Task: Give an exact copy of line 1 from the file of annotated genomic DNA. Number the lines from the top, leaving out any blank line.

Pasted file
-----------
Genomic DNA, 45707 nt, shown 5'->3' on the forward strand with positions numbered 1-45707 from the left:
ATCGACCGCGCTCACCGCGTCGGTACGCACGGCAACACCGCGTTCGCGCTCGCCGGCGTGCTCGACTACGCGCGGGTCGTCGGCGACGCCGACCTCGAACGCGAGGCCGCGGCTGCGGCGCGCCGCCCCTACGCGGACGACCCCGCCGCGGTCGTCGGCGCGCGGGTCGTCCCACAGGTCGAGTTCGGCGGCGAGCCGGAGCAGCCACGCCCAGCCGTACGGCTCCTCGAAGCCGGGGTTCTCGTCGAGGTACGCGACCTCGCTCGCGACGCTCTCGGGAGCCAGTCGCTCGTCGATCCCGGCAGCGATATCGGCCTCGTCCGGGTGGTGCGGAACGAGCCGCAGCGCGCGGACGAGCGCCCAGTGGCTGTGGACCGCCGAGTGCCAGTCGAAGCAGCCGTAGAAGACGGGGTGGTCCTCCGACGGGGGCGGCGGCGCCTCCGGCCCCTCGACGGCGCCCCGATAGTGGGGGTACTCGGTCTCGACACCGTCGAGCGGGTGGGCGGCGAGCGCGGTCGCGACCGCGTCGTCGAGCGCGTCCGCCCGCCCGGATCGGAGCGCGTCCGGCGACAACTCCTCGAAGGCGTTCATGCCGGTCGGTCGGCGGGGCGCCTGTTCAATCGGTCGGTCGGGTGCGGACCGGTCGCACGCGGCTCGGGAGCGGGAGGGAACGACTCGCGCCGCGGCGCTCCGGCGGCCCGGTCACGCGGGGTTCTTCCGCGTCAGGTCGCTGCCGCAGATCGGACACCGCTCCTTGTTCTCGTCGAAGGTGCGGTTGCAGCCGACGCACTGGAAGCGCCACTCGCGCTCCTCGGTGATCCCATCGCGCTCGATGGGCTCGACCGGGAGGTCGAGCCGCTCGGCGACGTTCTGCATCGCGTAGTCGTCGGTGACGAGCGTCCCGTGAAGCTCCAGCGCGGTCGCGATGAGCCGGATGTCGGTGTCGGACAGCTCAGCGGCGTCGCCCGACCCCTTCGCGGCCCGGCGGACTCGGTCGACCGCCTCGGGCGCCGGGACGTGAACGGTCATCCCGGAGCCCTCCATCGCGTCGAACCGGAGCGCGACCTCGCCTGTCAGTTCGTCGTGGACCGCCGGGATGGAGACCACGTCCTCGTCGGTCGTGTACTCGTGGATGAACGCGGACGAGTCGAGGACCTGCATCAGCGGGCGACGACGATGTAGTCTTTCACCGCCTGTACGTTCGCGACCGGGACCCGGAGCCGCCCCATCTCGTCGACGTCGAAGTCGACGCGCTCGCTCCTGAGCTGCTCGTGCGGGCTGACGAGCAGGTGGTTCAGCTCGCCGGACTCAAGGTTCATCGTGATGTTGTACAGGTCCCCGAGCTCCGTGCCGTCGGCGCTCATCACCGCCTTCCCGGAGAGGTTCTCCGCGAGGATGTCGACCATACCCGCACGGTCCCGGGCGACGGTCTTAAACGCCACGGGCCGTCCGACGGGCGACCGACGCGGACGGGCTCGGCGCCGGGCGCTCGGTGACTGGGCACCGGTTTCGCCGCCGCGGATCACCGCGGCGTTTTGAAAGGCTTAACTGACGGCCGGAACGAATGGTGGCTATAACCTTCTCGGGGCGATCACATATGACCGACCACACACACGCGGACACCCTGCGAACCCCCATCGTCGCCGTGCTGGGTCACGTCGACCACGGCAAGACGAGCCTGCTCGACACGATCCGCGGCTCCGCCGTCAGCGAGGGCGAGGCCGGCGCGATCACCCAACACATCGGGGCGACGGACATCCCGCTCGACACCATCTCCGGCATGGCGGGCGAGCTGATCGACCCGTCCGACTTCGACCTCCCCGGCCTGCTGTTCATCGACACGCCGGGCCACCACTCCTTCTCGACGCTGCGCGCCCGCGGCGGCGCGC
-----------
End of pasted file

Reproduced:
Genomic DNA, 45707 nt, shown 5'->3' on the forward strand with positions numbered 1-45707 from the left: